I made a simple scripts generating thumbnails of the videos and generating a html index file.

Every 10 minutes, a cron check if files have to be generated, make thumbnails for videos (tries at 05:30 of the video and then 00:03 if it doesn’t work, to handle very small videos) and then create the html.

The script checking for new stuff and starting html generation:

#!/bin/sh

cd /var/www/htdocs/videos

for file in $(find . -mmin +1 -name '*.flv')
do
        echo $file
        PIC=$(echo $file | sed 's/flv$/jpg/')
        if [ ! -f "$PIC" ]
        then
                ffmpeg -ss 00:05:30 -i "$file" -vframes 1 -q:v 2 "$PIC"
                if [ ! -f "$PIC" ]
                then
                        ffmpeg -ss 00:00:03 -i "$file" -vframes 1 -q:v 2 "$PIC"
                        if [ ! -f "$PIC" ]
                        then
                                echo "problem with $file" | mail user@my-tld.com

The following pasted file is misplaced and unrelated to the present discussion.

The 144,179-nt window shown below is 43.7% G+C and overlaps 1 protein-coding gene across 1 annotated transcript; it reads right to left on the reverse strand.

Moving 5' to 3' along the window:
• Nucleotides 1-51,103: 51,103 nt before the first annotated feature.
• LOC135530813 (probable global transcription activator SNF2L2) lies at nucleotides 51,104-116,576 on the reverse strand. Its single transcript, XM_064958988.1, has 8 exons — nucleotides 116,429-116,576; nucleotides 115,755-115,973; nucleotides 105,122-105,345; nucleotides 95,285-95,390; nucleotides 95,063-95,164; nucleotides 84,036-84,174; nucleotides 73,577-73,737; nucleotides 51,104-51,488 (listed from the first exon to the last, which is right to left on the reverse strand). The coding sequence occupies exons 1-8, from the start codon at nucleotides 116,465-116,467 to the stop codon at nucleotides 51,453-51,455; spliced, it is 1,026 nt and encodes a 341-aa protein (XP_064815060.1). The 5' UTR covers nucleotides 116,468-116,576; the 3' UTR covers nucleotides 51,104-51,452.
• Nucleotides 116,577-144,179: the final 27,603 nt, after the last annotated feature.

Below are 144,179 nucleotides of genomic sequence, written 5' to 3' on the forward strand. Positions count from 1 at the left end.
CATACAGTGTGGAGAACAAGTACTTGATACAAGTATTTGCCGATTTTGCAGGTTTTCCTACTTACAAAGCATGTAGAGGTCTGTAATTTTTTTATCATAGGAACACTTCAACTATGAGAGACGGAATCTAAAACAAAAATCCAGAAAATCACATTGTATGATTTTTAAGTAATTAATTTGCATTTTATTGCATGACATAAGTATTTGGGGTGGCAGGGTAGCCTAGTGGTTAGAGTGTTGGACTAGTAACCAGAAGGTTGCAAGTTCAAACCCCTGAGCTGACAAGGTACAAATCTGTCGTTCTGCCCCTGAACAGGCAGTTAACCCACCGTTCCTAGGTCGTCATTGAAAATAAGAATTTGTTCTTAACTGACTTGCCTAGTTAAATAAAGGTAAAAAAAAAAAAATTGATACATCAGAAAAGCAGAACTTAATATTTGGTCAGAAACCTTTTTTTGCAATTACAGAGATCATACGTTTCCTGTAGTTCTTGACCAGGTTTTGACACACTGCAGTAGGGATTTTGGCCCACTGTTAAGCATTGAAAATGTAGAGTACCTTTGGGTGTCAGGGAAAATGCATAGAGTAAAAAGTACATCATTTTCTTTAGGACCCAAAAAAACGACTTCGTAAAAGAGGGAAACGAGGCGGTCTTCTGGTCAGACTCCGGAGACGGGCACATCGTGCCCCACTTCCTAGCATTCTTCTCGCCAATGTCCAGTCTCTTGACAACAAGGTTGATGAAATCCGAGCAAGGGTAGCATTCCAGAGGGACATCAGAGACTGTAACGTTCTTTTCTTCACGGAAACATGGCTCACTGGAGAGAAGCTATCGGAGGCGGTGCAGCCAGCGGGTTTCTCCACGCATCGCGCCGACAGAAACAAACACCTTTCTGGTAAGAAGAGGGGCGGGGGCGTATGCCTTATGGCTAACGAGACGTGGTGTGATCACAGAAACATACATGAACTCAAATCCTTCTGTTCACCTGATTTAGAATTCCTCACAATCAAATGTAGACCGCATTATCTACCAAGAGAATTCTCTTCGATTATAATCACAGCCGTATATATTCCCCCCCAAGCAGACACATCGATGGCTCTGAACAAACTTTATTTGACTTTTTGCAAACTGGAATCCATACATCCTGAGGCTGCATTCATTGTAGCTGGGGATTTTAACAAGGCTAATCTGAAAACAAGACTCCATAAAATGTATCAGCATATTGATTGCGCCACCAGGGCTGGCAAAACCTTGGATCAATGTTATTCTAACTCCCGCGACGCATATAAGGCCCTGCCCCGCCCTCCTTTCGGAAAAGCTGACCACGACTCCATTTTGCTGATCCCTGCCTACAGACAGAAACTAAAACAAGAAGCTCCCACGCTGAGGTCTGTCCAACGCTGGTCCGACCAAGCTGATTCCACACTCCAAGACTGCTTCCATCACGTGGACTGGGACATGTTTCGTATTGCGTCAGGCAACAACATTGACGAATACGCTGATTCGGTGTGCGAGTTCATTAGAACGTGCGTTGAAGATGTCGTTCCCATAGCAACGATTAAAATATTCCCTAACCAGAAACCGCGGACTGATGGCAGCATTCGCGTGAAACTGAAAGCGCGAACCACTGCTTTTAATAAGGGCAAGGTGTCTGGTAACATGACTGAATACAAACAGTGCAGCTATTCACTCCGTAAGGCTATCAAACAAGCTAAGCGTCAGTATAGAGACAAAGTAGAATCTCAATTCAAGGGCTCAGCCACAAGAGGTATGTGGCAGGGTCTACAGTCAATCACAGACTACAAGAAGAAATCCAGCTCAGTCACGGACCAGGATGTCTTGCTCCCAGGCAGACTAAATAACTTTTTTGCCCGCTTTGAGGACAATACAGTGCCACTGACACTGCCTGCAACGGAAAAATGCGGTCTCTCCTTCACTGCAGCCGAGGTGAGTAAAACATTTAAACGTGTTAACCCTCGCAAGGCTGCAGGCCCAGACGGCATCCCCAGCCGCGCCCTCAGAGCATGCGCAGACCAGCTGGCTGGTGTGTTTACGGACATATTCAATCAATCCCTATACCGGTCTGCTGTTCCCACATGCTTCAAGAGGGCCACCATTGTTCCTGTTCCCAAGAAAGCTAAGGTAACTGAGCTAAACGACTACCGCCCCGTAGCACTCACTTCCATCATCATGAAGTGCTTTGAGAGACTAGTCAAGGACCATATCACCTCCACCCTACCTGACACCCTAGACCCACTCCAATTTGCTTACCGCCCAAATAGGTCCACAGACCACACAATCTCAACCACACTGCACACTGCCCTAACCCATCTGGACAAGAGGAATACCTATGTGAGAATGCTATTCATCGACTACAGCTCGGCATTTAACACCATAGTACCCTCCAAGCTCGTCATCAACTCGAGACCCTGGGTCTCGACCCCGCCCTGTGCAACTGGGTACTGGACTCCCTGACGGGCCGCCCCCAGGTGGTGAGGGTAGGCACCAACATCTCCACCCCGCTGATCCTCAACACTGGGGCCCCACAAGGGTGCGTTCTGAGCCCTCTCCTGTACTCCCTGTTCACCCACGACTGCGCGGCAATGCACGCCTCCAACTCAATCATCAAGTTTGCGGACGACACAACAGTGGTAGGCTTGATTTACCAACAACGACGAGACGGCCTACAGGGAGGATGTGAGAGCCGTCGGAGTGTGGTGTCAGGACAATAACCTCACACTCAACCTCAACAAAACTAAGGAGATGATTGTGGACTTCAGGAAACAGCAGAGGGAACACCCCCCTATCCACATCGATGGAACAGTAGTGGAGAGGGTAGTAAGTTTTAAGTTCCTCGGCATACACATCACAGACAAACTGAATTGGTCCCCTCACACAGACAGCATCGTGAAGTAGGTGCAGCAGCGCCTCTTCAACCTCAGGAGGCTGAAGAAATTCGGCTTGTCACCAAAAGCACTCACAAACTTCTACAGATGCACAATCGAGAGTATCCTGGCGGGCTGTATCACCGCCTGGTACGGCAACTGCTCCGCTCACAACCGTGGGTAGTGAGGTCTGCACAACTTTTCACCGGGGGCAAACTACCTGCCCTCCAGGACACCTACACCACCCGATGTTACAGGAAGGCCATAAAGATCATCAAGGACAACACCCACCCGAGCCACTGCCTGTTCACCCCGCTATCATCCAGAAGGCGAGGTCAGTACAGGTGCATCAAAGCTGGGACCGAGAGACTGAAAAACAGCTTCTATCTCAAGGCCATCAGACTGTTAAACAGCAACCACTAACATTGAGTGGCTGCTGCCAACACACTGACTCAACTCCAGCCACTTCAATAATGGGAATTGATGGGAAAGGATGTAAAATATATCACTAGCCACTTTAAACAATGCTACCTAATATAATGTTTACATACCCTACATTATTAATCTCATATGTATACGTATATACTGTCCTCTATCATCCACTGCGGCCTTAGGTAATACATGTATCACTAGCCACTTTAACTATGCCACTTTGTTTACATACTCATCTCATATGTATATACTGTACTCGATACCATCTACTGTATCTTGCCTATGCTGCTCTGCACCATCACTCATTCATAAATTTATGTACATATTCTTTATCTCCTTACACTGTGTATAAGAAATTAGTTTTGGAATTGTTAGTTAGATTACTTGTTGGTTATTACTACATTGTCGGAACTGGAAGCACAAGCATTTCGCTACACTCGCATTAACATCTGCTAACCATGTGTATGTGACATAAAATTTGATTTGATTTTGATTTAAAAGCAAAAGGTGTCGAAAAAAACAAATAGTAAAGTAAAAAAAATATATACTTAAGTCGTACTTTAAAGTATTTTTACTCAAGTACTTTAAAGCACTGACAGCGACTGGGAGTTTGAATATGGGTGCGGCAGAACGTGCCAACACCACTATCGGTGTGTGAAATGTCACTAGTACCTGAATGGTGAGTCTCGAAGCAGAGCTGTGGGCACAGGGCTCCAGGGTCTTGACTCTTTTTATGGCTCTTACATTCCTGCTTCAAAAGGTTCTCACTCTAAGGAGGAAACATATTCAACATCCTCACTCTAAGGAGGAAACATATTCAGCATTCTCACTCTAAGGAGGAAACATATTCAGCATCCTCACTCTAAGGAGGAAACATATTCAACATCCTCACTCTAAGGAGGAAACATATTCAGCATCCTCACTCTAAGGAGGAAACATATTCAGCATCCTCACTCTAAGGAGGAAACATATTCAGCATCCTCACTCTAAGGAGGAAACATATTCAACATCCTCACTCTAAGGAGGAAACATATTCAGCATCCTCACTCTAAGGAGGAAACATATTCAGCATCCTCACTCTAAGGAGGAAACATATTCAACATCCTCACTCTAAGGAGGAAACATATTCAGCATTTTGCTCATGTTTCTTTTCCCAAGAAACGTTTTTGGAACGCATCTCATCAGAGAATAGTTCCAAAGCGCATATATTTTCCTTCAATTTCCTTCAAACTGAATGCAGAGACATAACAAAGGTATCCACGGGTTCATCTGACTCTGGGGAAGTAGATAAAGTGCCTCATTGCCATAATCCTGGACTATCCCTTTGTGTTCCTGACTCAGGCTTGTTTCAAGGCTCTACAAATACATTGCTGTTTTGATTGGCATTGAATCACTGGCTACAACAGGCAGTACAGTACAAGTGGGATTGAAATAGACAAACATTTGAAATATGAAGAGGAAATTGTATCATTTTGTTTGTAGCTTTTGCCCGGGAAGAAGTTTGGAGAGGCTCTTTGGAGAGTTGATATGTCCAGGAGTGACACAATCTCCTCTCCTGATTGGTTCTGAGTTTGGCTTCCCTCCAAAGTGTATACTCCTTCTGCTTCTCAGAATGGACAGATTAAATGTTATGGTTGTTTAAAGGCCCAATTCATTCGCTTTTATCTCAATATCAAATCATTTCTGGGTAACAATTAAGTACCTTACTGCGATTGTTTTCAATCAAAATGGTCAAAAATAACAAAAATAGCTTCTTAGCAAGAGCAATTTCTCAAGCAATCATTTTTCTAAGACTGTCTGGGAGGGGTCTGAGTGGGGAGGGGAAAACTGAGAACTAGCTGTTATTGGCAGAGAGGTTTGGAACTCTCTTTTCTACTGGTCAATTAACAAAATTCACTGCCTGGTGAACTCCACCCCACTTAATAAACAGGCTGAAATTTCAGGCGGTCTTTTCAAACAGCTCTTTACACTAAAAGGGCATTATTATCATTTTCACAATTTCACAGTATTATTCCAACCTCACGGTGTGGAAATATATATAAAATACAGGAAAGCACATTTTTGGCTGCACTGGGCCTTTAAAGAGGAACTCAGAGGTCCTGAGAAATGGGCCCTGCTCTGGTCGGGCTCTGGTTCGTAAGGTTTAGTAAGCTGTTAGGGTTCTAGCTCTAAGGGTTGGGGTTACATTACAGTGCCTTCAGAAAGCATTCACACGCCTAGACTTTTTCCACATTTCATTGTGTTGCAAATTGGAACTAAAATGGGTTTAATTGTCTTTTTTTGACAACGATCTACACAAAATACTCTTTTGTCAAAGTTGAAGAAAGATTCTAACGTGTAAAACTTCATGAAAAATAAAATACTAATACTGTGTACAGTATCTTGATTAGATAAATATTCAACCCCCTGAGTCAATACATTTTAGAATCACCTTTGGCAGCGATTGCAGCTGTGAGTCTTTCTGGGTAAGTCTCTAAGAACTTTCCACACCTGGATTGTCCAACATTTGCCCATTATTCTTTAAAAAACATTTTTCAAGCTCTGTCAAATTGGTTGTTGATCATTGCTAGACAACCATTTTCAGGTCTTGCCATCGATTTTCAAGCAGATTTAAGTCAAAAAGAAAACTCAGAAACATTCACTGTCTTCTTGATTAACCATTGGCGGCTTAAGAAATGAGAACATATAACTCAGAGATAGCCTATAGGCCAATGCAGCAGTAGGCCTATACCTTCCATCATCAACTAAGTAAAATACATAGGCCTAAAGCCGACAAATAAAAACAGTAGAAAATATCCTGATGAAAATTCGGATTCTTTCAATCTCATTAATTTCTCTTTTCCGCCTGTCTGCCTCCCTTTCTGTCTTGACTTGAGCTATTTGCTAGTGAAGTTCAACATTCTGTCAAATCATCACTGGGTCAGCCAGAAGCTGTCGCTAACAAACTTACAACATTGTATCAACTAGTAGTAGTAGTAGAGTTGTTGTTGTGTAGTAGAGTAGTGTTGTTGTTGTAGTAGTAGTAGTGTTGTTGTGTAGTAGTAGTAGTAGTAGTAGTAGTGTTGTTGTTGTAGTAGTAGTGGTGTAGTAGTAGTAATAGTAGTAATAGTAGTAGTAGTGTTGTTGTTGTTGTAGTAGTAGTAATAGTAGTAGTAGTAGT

fi
                fi
        fi
done
cd ~/dev/videos/ && sh html.sh

This one makes the html:

#!/bin/sh

cd /var/www/htdocs/videos

PER_ROW=3
COUNT=0

cat << EOF > index.html
<html>
  <body>
<h1>Replays</h1>
<table>
EOF

for file in $(find . -mmin +3 -name '*.flv')
do
        if [ $COUNT -eq 0 ]
        then
                echo "<tr>" >> index.html
                INROW=1
        fi
        COUNT=$(( COUNT + 1 ))
        SIZE=$(ls -lh $file  | awk '{ print $5 }')
        PIC=$(echo $file | sed 's/flv$/jpg/')

        echo $file
        echo "<td><a href=\"$file\"><img src=\"$PIC\" width=320 height=240 /><br />$file ($SIZE)</a></td>" >> index.html
        if [ $COUNT -eq $PER_ROW ]
        then
                echo "</tr>" >> index.html
                COUNT=0
                INROW=0
        fi
done

if [ $INROW -eq 1 ]
then
        echo "</tr>" >> index.html
fi

cat << EOF >> index.html
    </table>
  </body>
</html>
EOF

Nginx and acme-client on OpenBSD

Written by Solène, on 04 July 2019.
Tags: #openbsd68 #openbsd #nginx #automation

Comments on Mastodon

I write this blog post as I spent too much time setting up nginx and SSL on OpenBSD with acme-client, due to nginx being chrooted and not stripping path and not doing it easily.